A key argument within this theory is that the current extension situation has changed since the linear model of extension (adoption and diffusion model) was adopted worldwide after WWII. Cow up a tree argues that new issues are emerging such as:
- Environmental crises
- Food safety and quality
- Rural and urban relationships, and
- Multi-functionality of agriculture
With this in mind, it concentrates on agricultural extension in industrialised countries, (Cerf et al,. 2000).
This theory recognises a need to embrace new extension approaches and practices to support collective action from not just researchers/scientists and extension professionals. The new approach involves a wide diversity of new actors and place farmers, such as farmer associations and industry service providers in the knowledge system.
The theoretical and methodological responses to the change in the agricultural extension context need to embrace concepts of knowing and learning.
“New modes of collaborative adaptive management among farmers, scientists, consumers and other stakeholders in the rural world need to be developed.”
Collaborative learning and action is recommended as the new approach, and a group of scholars/practitioners formed a collective called LEARN (Learning in Agriculture Research Network) to keep the conversation going.
The authors accentuate that a model of a system does not exist in the real-world and is different to the everyday experience of the ‘system of interest’.
The overarching framework is a ‘learning process approach’ “a learning process approach is appropriate for most areas of human activity. It presumes that neither the ends nor the means of social interventions can be fully known in advance, and that understanding and consensus on them must be built up through practical experience. Mistakes are unavoidable and some failures are bound to occur, but with ongoing evaluation, results can be improved.” Uphoff (1992):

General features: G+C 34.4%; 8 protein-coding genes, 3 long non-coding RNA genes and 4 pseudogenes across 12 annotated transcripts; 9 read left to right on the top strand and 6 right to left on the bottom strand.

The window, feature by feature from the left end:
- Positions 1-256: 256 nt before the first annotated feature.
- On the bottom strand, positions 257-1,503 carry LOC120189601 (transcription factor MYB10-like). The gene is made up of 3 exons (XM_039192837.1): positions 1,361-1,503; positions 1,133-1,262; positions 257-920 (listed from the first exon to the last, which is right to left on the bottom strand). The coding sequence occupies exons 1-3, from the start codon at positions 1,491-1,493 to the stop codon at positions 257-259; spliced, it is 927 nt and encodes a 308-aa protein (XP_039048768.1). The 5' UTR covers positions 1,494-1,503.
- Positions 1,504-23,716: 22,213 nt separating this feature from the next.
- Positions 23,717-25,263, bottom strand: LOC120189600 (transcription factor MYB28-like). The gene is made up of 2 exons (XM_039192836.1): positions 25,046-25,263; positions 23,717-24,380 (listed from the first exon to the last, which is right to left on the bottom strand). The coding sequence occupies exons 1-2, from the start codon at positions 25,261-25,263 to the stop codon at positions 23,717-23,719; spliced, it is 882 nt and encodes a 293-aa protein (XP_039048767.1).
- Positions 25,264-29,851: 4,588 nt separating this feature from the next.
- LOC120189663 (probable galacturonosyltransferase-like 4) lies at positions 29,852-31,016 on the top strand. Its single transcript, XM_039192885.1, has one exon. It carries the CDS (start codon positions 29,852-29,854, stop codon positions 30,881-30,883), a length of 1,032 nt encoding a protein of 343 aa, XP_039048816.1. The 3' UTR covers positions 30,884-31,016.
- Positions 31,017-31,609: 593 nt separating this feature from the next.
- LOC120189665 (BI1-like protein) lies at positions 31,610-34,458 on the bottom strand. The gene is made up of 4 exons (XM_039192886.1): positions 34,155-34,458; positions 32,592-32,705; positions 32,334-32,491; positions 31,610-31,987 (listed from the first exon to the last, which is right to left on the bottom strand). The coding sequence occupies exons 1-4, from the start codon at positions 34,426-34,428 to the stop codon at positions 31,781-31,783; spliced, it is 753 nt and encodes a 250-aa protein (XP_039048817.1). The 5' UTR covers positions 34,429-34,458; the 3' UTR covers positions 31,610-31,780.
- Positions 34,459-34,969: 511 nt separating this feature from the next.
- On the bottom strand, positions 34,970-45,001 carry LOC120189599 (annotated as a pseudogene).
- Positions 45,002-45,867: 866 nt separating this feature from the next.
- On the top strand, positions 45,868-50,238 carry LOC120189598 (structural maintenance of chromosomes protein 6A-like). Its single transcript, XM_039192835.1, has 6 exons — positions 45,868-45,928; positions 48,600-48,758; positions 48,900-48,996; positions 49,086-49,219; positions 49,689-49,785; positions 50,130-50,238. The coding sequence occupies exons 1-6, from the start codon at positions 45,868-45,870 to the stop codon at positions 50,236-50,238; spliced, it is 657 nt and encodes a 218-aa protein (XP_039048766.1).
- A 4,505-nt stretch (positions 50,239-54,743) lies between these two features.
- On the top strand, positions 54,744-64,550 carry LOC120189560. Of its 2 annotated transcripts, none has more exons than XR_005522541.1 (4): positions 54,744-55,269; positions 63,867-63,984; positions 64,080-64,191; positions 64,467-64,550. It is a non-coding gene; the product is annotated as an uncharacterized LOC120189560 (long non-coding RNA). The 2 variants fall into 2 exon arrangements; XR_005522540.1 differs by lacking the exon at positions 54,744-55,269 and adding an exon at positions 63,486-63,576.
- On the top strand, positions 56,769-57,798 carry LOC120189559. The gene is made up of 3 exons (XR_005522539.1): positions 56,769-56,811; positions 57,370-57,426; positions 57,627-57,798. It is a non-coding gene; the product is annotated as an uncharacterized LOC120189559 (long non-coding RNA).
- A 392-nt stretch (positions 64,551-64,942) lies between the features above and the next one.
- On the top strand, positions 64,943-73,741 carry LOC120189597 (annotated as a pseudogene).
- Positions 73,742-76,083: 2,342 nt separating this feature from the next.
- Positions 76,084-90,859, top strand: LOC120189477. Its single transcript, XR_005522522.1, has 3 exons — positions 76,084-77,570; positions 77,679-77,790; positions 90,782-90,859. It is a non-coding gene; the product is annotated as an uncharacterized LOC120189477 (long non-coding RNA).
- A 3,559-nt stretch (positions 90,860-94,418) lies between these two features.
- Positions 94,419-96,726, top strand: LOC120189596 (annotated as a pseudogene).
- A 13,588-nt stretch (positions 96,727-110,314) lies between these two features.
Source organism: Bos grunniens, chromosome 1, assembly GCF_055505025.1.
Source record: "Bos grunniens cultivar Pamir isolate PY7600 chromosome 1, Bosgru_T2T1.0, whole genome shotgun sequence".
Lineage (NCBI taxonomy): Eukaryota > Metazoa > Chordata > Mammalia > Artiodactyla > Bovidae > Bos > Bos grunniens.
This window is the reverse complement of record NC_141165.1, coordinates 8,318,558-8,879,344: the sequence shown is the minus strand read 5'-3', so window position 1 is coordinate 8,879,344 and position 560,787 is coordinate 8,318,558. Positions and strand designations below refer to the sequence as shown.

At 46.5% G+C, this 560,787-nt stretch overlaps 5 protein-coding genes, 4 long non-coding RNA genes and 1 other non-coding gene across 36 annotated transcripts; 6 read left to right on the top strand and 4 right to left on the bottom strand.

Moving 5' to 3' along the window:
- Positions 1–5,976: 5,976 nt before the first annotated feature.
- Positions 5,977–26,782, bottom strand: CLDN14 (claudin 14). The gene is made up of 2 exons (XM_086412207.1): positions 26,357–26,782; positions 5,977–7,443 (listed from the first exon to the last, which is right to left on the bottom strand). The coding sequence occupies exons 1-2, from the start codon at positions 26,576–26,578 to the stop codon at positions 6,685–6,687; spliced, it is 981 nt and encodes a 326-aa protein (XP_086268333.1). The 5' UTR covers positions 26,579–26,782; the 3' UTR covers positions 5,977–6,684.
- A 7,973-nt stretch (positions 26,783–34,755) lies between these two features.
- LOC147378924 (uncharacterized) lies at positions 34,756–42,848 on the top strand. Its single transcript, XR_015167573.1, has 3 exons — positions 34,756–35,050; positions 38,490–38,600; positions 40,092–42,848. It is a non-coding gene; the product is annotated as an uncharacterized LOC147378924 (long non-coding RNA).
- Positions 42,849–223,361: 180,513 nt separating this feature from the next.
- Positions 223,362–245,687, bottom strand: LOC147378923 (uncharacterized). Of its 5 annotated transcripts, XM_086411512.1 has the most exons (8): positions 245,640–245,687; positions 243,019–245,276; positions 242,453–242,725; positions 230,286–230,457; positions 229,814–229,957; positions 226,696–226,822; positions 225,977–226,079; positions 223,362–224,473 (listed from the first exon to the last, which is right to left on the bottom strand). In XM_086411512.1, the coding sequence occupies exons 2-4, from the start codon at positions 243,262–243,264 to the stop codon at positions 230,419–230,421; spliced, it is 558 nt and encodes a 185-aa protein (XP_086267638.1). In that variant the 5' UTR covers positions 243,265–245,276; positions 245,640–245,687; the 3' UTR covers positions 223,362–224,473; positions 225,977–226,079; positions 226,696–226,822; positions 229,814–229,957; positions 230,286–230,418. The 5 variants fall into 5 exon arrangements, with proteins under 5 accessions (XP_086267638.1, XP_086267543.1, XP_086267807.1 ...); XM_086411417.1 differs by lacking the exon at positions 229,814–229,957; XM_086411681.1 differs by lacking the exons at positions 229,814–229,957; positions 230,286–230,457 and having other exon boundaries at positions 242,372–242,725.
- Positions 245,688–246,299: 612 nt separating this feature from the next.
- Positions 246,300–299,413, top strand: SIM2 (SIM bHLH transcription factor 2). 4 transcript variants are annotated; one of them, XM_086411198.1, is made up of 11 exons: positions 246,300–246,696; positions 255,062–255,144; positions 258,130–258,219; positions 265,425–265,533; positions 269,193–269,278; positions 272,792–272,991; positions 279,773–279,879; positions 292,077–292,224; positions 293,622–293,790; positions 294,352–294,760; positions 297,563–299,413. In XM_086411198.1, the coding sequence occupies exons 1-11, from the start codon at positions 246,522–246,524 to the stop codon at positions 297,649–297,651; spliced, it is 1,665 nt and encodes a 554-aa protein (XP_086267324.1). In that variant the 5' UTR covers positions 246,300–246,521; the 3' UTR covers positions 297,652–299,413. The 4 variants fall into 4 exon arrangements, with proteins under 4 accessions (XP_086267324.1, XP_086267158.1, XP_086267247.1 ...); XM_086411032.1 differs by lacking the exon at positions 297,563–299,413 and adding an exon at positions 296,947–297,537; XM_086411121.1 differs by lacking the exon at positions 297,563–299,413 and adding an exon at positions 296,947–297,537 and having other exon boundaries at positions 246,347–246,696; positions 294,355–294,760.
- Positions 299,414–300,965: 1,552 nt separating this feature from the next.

Moving from debate to dialogue processes
Part of the learning system design is to encourage dialogue by respecting individuality. This involves:
- Taking the time to build trusting relationships
- Entering into the learning space with no preconceived ideas about the other learners
- Learning in an atmosphere of safety, and
- Encouraging learners to think beyond public discourse.
The authors distinguish between first- and second-order change. RD&E that aims to bring about change as ‘more of the same’ (Ison and Russell, 2000) is considered first-order change without critically reviewing the extension theory and practice.
Critical engagement with the RD&E system is considered second-order change (i.e. change that seeks to modify the whole system). Second-order change is emergent or surprising rather than purposeful/managed change in first-order change. A key point is: It is hard to measure if and when learning has taken place. Learning is observer-dependent however learning can be considered as knowledge (the product of learning).
Content sources and further information
Cerf, M., D. Gibbon, D. B. Hubert, B., Ison, R., Jiggins, J., Paine, M., Proost, J. and N. Roling, N. (Eds.) (2000) Cow up a Tree: Knowing and Learning for Change in Agriculture, INRA, Paris
Ison, R. and Russell, D. (2000) Agricultural Extension and Rural Development: breaking out of knowledge transfer traditions. Cambridge University Press: Cambridge
Ison, R.L., Wallis, P. Bruce, C., Stirzaker, R. and Maru, Y. (2013) Enhancing learning from AFSI research: Notes for the Field . MSI Report 13/10, Monash Sustainability Institute, Melbourne, Australia
Uphoff, N. T. (1992). Learning from Gal Oya: Possibilities for participatory development and post-Newtonian social science. Ithaca: Cornell University Press